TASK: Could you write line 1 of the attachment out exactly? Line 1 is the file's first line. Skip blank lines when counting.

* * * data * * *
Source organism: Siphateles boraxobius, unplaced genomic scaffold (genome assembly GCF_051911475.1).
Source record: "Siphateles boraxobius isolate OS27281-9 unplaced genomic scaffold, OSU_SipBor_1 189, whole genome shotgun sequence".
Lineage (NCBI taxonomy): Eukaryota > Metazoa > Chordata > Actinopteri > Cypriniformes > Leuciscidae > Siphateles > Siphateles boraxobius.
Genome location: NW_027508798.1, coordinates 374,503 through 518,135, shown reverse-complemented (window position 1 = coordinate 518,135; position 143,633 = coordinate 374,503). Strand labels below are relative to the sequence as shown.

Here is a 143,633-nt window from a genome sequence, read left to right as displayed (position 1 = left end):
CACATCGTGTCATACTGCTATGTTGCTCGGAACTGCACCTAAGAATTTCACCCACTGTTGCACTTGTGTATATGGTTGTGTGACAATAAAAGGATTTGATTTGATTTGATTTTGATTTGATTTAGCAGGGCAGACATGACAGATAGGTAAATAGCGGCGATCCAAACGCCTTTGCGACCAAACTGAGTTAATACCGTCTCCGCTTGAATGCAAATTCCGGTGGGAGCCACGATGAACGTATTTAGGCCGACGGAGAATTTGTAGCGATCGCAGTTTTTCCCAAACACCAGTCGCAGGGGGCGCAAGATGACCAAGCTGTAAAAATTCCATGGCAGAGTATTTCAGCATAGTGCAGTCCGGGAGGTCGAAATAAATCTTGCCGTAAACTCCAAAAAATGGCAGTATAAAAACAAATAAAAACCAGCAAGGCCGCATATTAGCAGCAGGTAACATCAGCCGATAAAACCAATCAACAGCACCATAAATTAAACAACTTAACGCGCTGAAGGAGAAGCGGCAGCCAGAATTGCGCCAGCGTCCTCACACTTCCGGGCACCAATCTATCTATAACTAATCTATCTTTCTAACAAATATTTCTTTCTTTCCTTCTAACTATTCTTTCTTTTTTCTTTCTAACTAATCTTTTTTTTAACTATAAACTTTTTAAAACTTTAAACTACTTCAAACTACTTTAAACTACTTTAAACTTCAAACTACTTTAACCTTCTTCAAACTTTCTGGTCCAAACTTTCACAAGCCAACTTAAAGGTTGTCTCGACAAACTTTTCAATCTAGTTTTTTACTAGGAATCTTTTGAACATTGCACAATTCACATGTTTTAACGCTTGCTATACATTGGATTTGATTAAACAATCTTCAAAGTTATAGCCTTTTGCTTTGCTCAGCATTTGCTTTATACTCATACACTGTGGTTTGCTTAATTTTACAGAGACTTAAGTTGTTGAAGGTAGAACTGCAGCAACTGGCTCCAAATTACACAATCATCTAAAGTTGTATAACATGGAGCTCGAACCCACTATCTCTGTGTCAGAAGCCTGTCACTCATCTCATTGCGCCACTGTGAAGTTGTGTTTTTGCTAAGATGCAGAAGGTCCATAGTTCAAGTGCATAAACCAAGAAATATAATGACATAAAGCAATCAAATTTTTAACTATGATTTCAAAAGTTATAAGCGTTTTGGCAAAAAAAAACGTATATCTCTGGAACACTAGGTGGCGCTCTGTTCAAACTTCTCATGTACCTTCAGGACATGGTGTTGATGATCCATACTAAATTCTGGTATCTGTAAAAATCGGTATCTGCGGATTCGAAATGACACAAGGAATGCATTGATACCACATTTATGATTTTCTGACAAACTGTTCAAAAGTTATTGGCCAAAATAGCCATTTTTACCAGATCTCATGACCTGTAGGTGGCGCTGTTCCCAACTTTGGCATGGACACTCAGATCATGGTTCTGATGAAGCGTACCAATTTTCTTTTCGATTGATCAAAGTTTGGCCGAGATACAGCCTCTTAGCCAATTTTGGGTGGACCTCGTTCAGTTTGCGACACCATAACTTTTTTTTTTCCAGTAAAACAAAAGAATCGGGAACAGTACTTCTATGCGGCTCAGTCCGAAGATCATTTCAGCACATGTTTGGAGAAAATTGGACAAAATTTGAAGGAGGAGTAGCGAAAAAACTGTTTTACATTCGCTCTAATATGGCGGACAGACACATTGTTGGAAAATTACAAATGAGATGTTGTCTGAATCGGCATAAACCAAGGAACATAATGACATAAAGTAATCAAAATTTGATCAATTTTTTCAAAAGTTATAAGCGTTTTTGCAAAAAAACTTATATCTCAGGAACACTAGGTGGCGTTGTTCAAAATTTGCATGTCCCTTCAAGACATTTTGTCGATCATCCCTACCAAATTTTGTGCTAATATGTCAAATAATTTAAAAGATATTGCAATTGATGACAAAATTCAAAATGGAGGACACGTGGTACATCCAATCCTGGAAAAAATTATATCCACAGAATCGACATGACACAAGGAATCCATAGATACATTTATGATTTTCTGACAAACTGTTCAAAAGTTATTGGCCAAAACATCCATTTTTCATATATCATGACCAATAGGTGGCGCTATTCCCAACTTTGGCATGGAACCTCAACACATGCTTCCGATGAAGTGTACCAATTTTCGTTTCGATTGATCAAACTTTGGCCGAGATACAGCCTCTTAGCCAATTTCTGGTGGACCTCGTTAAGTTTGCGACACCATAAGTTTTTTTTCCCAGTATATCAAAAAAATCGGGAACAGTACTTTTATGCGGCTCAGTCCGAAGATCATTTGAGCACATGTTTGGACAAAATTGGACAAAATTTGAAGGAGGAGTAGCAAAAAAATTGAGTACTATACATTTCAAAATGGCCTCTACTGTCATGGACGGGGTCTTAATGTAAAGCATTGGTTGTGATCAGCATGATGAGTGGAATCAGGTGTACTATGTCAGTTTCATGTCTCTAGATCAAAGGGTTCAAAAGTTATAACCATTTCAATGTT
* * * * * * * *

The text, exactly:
Source organism: Siphateles boraxobius, unplaced genomic scaffold (genome assembly GCF_051911475.1).